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5.1: Hornworts

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    Hornworts, Phylum Anthocerotophyta

    A hornwort showing both sporophyte and gametophyte generations
    Figure \(\PageIndex{1}\): Hornworts growing in a cluster. The gametophytes are the leafy green material growing closer to the surface. The sporophytes are the emergent structures. The appearance of the sporophytes is what gives the hornworts their name. Photo by Maria Morrow, CC-BY-NC.
    Diagram of a hornwort life cycle
    Figure \(\PageIndex{2}\): The Phaeoceros life cycle. The thalloid gametophyte is a flat flap of green, photosynthetic tissue with rhizoids extending from the underside. Within the thallus, an embedded antheridium produces sperm with two flagella and an embedded archegonium produces a single egg. When a sperm fertilizes an egg, a sporophyte composed of a single thin sporangium grows from the archegonium. At the base of the sporangium is a foot. A collumella extends up the center of the sporangium with long pseudoelaters aiding in spore dispersal. Notably, there are stomata on the sporangium. Diagram by derivative work: Smith609 (talk)Hornwort_life_cicle_svg_diagram.svg: Mariana Ruiz user:LadyofHats, CC BY 3.0, via Wikimedia Commons.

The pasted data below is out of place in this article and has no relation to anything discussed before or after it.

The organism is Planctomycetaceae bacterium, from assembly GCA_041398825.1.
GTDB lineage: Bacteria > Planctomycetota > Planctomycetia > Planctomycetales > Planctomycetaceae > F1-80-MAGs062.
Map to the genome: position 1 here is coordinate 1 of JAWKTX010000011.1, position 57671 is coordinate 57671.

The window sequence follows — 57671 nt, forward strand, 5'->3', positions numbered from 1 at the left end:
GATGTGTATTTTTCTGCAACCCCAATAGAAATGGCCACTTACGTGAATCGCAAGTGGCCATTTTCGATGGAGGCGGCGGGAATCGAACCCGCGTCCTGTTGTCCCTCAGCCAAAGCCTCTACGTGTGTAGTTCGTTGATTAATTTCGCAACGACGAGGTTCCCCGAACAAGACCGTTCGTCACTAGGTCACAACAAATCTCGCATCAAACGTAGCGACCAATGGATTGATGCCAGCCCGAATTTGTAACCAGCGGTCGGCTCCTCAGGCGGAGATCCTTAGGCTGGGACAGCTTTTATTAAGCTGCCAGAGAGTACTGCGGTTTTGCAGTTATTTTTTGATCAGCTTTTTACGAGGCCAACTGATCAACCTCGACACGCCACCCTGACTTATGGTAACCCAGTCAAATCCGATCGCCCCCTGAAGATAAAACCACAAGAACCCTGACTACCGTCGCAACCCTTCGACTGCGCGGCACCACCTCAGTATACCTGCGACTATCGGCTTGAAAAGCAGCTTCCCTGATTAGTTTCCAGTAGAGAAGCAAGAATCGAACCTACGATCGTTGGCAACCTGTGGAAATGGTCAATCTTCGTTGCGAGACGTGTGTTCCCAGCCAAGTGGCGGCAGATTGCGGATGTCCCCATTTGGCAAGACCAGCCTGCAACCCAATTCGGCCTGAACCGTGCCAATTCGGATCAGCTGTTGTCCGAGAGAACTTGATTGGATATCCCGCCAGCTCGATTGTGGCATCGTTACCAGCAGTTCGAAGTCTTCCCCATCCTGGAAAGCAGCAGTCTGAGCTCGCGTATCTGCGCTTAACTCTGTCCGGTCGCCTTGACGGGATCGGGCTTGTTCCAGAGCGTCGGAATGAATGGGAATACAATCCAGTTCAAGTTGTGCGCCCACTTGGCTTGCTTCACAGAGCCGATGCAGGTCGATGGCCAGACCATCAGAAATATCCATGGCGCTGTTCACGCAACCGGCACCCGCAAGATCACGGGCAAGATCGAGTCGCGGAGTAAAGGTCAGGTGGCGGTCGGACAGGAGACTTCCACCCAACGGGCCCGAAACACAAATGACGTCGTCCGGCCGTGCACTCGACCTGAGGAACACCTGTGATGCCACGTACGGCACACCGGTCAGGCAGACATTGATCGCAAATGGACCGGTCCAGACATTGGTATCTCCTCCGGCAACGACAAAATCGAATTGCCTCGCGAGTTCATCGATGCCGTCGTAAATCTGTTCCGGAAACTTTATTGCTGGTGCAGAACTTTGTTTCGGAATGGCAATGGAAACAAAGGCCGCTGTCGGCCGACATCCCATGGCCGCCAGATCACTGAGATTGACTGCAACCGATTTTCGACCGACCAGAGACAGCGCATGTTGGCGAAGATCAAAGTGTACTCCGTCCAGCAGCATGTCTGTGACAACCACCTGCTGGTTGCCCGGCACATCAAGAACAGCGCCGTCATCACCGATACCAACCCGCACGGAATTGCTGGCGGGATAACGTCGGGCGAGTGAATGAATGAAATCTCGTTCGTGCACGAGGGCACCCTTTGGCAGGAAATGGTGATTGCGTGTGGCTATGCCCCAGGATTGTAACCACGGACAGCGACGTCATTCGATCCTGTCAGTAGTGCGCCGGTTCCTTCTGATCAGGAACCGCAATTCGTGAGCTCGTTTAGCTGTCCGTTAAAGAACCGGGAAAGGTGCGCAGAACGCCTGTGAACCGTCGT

A piece of a thallus viewed under a microscope. The cells of the thallus each have a single, large plastid.
    Figure \(\PageIndex{3}\): This image of part of a Phaeoceros proskaueri thallus shows the cells of the gametophyte each containing a single large plastid (monoplastidic). Photo by Amanda Heinrich, CC-BY-NC.
    Close up of monoplastidic cells, each with one large plastid
    Figure \(\PageIndex{4}\): Antheridia on the male gametophyte of Phaeoceros. They are formed in a depression (crypt) within the thallus. Note the monoplastidic condition of the cells. Photo by George Shepherd, CC BY-NC-SA.
    A cross section through a hornwort sporangium. clusters of ornamented spores inside a hornwort sporangium
    Figure \(\PageIndex{5}\): A cross section through an Anthoceros sporophyte. Spore tetrads (A) fill the sporangium and surround the central columnella (B). The second photo shows the spore tetrads at a higher magnification. Together, the four spores make a sphere. When separated, they have one rounded side and several flat sides Photos by George Shepherd, CC BY-NC-SA with labels added by Maria Morrow.
    A view through a microscope of the tip of a sporophyte, many dark globose structures (spores) are visible.
    Figure \(\PageIndex{6}\): The tip of a sporophyte dehiscing (splitting down the center, here). There are many large spores visible inside the sporangium. Photo by Amanda Heinrich, CC-BY-NC.
    six large, brown, globose structures covered in a network of small spines.
    Figure \(\PageIndex{7}\): The large, ornamented spores of Anthoceros agrestis. Photo by HermannSchachner, CC0, via Wikimedia Commons.

    This page titled 5.1: Hornworts is shared under a CC BY-NC 4.0 license and was authored, remixed, and/or curated by Maria Morrow (ASCCC Open Educational Resources Initiative) .

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